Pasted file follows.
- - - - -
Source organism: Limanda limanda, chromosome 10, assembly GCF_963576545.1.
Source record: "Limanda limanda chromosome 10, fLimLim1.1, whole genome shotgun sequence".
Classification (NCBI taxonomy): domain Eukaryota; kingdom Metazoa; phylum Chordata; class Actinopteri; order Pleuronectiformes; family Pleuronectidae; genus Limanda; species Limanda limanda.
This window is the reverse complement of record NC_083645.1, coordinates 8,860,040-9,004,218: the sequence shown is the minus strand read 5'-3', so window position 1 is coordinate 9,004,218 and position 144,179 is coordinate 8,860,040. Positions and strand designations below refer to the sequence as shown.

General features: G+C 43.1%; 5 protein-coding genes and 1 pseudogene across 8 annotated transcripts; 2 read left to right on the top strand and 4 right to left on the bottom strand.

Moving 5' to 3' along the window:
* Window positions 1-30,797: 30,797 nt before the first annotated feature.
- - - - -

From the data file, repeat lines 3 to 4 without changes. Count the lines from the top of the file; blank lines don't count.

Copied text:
Classification (NCBI taxonomy): domain Eukaryota; kingdom Metazoa; phylum Chordata; class Actinopteri; order Pleuronectiformes; family Pleuronectidae; genus Limanda; species Limanda limanda.
This window is the reverse complement of record NC_083645.1, coordinates 8,860,040-9,004,218: the sequence shown is the minus strand read 5'-3', so window position 1 is coordinate 9,004,218 and position 144,179 is coordinate 8,860,040. Positions and strand designations below refer to the sequence as shown.